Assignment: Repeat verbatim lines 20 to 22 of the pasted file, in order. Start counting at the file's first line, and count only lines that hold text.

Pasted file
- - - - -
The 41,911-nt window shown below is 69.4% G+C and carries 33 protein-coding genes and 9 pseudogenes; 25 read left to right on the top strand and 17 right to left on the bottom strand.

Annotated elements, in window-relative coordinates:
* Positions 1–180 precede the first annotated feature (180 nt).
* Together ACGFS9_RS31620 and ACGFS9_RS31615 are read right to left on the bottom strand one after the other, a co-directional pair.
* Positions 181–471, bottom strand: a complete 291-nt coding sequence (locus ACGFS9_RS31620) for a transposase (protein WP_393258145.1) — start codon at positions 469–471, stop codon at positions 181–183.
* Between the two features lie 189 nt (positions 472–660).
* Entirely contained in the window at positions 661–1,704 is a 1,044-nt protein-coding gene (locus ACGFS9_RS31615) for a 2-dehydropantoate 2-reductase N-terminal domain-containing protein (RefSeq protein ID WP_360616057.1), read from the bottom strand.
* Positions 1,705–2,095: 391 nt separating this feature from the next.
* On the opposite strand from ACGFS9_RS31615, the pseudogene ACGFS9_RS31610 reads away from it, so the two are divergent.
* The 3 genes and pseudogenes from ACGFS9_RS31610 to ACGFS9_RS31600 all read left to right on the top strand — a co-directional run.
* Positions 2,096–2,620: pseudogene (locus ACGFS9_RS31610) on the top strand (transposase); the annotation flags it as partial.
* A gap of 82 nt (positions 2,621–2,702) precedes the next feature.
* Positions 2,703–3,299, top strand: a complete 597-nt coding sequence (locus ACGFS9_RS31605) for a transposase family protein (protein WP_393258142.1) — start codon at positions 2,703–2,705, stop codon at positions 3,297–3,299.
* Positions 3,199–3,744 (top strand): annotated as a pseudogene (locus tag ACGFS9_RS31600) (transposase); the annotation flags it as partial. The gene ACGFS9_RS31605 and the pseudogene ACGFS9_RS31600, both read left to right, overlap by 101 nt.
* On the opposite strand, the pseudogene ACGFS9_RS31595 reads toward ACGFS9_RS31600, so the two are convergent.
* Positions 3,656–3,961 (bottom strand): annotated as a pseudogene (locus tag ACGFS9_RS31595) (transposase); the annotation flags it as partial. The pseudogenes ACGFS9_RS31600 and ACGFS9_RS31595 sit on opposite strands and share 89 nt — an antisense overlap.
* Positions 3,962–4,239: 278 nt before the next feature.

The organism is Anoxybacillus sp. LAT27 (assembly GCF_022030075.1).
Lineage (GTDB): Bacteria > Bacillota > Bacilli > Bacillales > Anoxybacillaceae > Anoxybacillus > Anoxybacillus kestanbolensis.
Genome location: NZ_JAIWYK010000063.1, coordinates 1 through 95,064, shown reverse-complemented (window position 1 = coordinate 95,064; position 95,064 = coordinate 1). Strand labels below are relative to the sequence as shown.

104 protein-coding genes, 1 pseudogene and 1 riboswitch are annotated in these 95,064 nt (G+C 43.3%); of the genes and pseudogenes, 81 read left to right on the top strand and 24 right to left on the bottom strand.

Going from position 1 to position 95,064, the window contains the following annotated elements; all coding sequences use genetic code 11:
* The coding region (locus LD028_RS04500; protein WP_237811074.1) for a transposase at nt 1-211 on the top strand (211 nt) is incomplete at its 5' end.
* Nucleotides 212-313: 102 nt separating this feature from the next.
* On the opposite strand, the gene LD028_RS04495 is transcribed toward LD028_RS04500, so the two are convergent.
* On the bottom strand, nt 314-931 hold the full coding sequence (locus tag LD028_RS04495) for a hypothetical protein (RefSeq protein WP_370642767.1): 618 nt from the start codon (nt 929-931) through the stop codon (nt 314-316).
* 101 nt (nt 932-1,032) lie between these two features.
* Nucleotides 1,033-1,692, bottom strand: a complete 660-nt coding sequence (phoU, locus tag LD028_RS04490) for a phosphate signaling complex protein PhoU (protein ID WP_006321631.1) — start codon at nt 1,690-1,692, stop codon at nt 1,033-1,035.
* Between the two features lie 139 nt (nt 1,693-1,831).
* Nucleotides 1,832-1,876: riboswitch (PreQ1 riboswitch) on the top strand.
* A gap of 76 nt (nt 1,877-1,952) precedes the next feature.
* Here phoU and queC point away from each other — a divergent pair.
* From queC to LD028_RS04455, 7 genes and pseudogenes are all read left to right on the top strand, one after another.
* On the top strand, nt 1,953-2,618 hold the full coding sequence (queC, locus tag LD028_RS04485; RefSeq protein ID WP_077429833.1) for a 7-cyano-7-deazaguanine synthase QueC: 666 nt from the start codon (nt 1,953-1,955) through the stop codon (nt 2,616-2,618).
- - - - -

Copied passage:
Genome location: NZ_JAIWYK010000063.1, coordinates 1 through 95,064, shown reverse-complemented (window position 1 = coordinate 95,064; position 95,064 = coordinate 1). Strand labels below are relative to the sequence as shown.

104 protein-coding genes, 1 pseudogene and 1 riboswitch are annotated in these 95,064 nt (G+C 43.3%); of the genes and pseudogenes, 81 read left to right on the top strand and 24 right to left on the bottom strand.

Going from position 1 to position 95,064, the window contains the following annotated elements; all coding sequences use genetic code 11: